Bats, Butter and Brainstorming: A Blast from the Past

Originally posted November 12, 2009 on my blog on pleonast.com. The story of an unexpected visitor in my residence hall at Purdue University. 

I opened the window when I got back to my room because it was warm outside and the breeze felt good. I had some homework due the next day, so I was just typing away at my computer when suddenly, a card fell from my shelf to my keyboard. Figuring it was a breeze, I stood up to replace it. Out of the corner of my eye, I then saw a brown what I thought piece of paper float to the other side of the room, and I started towards it to pick it up and replace it too on my shelf….but I realized it wasn’t floating, it wasn’t a piece of paper…it had wings…and it was flying! A bat!

I screamed involuntarily….not at the fact that it was a bat, but because it startled me so much. You don’t always get a bat flying around in your dorm room….

And it did start flying around, but I scared it to death. So it ducked for cover in my roommate’s coffee cup (she was not present). I could see it shaking. I started apologizing profusely to it, explaining that I only screamed because I startle easily, not because of its identity as a bat. I told it that everything would be ok and everything would work out. While I spoke, I watched it, and it hid its head in the coffee cup. I thought, despite my objections to the word, that is a cute bat…

I wished this story ended with the farm girl heroically taking the cute bat outside and gently releasing it and warning it about the dangers of flying into dorm rooms and that it may not be so lucky next time, so it better be careful.

Alas, it does not.

So then I went down to the front desk. The guy working said, “Can I help you?”

I started laughing and replied, “Um…I have a bat in my room…and need some help getting it out.” I just didn’t know how to remove a bat from the premises, despite my expertise in removing sheep from the haystacks.

He started laughing as well, and so did the fellow resident next to me filling out some paperwork. He called the janitor, who came and took the bat downstairs. The janitor returned the coffee cup, I washed it out and that was the end.

No heroism, just lots of making sure the window isn’t open too wide anymore…….

Addendum: After telling this story to the state biologist of Indiana’s Natural Resources Conservation Service during the next summer when I worked at the state office, he informed me that the bat probably did not make it, since it was so late in the year. It was a sad thought.

However, I also have adventures with moths, as shown in those post from September 6, 2010, titled, “I Talk to Moths.” This story also occurred in the same residence hall, just a different room. 

I had my window open and a moth flew in while I was talking on the phone, and he flew around for a bit. Then I decided I didn’t want him in there while I slept, so I wanted to chase him out. The problem was, he got up into my lights, and I had to pull the cover down off of the long bulbs (they’re fluorescents). Once I did that, I tried grabbing him to throw him out the window to no avail. Then I started talking to him. “Hey little guy, come on, you can’t stay in here. Gotta go now.”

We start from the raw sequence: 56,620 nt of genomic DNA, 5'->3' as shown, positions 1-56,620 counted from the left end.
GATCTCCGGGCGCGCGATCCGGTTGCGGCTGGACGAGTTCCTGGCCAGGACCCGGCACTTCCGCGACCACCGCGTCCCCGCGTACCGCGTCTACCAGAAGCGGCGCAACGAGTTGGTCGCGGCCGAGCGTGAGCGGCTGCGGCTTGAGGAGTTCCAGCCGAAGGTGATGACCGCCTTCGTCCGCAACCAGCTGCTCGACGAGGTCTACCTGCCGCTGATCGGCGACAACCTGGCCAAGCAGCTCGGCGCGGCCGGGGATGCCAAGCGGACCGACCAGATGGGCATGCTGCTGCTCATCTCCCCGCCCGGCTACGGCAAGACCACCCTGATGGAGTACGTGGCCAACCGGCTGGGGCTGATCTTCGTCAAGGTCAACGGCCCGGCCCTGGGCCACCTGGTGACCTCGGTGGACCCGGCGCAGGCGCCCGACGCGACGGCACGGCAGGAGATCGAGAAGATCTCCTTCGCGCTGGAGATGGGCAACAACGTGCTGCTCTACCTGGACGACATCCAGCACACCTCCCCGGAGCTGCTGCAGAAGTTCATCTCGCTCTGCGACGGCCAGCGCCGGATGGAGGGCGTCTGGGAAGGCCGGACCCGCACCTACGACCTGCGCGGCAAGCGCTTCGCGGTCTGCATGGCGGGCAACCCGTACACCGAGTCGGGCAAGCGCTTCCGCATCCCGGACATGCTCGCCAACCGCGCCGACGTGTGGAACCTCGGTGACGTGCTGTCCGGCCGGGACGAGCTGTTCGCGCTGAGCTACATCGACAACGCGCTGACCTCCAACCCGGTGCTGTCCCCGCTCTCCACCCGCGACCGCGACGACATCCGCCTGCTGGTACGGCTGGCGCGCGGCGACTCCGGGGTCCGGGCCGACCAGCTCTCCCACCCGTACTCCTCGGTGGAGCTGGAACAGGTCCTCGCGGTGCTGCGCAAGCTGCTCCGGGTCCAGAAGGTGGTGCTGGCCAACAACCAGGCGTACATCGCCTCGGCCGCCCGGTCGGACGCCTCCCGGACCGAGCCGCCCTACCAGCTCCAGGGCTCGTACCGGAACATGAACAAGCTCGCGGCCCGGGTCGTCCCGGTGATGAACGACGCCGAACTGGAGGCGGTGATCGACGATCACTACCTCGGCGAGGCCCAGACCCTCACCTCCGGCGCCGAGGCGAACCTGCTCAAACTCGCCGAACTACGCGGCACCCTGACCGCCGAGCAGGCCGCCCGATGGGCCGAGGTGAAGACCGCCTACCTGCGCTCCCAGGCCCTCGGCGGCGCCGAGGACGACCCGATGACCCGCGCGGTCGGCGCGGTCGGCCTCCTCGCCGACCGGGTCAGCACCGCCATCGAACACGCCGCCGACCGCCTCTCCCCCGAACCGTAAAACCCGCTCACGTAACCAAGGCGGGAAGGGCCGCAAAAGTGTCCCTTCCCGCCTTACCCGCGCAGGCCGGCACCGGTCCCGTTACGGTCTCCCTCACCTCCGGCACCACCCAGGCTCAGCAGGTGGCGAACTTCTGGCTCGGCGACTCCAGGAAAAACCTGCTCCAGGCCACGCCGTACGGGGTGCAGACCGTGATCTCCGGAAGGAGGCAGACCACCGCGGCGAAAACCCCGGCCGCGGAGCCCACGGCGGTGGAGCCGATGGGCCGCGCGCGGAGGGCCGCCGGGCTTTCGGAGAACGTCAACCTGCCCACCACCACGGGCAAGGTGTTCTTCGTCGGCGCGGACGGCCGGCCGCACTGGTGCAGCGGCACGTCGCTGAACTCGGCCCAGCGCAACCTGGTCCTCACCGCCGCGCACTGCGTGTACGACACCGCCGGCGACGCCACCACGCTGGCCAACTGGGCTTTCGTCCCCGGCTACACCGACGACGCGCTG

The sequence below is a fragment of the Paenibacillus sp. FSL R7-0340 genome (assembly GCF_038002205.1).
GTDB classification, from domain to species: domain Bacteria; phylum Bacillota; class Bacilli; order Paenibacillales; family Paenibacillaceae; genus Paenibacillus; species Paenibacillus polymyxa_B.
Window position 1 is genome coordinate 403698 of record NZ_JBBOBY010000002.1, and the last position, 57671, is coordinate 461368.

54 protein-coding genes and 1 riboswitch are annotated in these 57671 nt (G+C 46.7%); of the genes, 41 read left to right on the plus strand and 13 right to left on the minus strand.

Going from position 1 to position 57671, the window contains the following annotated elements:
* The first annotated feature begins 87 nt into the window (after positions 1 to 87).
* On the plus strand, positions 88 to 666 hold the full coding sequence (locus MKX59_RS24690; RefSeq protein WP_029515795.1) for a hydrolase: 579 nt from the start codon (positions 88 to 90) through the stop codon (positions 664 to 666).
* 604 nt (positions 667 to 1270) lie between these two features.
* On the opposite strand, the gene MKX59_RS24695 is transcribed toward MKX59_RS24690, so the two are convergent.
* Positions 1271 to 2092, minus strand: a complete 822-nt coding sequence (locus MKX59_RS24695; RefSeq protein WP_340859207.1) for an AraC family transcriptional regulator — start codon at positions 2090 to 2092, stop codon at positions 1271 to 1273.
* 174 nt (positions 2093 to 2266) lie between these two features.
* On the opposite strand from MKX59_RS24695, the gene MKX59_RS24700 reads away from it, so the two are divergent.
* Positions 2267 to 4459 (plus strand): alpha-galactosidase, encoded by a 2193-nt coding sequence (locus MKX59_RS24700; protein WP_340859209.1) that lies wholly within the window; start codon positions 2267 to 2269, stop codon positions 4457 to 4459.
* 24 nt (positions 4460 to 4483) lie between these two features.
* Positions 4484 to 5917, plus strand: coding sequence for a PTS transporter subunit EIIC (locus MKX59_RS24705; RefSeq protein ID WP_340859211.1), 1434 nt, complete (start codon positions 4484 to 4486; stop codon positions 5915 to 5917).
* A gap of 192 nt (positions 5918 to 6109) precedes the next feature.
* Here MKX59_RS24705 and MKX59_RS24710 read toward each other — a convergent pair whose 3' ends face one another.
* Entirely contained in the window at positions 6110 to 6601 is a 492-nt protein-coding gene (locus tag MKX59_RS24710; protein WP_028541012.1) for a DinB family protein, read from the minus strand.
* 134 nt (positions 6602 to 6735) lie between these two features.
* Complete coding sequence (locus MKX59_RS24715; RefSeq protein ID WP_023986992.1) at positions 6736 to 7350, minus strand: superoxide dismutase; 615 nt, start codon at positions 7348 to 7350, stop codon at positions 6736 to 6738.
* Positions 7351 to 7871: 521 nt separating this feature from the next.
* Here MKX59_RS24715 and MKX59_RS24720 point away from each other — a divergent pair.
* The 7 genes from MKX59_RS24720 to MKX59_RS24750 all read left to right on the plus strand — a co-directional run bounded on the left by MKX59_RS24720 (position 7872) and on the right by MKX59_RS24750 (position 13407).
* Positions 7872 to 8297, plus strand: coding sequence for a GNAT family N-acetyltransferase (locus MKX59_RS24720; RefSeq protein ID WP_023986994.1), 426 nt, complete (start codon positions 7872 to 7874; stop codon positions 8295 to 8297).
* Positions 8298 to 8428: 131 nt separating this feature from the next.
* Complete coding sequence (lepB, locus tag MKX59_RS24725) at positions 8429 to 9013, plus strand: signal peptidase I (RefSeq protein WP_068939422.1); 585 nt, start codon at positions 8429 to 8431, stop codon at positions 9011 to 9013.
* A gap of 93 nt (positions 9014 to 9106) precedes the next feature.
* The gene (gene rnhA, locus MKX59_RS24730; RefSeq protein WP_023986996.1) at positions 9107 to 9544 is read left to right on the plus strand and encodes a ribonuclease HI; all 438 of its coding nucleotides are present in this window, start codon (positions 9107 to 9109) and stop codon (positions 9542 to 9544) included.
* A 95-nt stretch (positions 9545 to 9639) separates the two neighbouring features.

Now that I think about it, this reminds me of the bat incident from last year.

And now looking back, not only did I talk to the moth, I considered the creature to be a he. I was just reading my AP style book for a quiz tomorrow, and read an entry discussing the use of pronouns with animals. If the animal does not have a name, you are to use it. “The dog ran, it was fast.” However, if the animal has a name, you are to use he/she. “Rover jumped high, then he landed on a porcupine. Poor Rover.”

Also, yesterday, I realized that anytime I eat butter, I think about its molecular structure. Or if I eat margarine, I think about butter’s molecular structure. Saturated fat loaded with hydrogens, which is why it’s a solid. And anytime I think about yogurt, I think about hay. Yogurt has bacteria, hay needs bacteria to be digested, we don’t have the right bacteria so we can’t eat hay. But if we eat the right yogurt, maybe one day we’ll be able to eat hay and revolutionize the food industry and solve world hunger.

So we’re still working on the yogurt thing.

But here’s another great idea, recorded on my pleonast blog on April 14, 2010

“Let’s all move to Scotland
Weather’s not so hot
There’s lots of lovely people there
Who won’t be pushed around.

“Where poor man’s sons and daughters
Can learn philosophy.
Scotland’s a fine example
Of the full society.

“Let’s all move to Scotland.

“We’d be so happppppyyyyyy…..

There are lots of sheep there too. They failed to mention that in the song. They were going to write it in, but since they were limited to 44 seconds, they didn’t want to cheat the sheep out of all the praise they need, so they decided that they would just write another song about it. I don’t know what it’s called yet, they’re going to let me know when they get the contract all ironed out.

On the other hand…..Indiana is nice too. I know lots of lovely people here. And the weather pretty much rocks right now.

That’s a song by The Fabulists that is sadly not on YouTube. 

And what would a blast from the past be without a Purdue All-American Marching Band tribute to Lady Gaga featuring the cymbals? This is from the first year when I was in the band. Loved playing this song because of the awesome low brass POWER. 

That’s all for now, folks. I hope you enjoyed this blast from the past!

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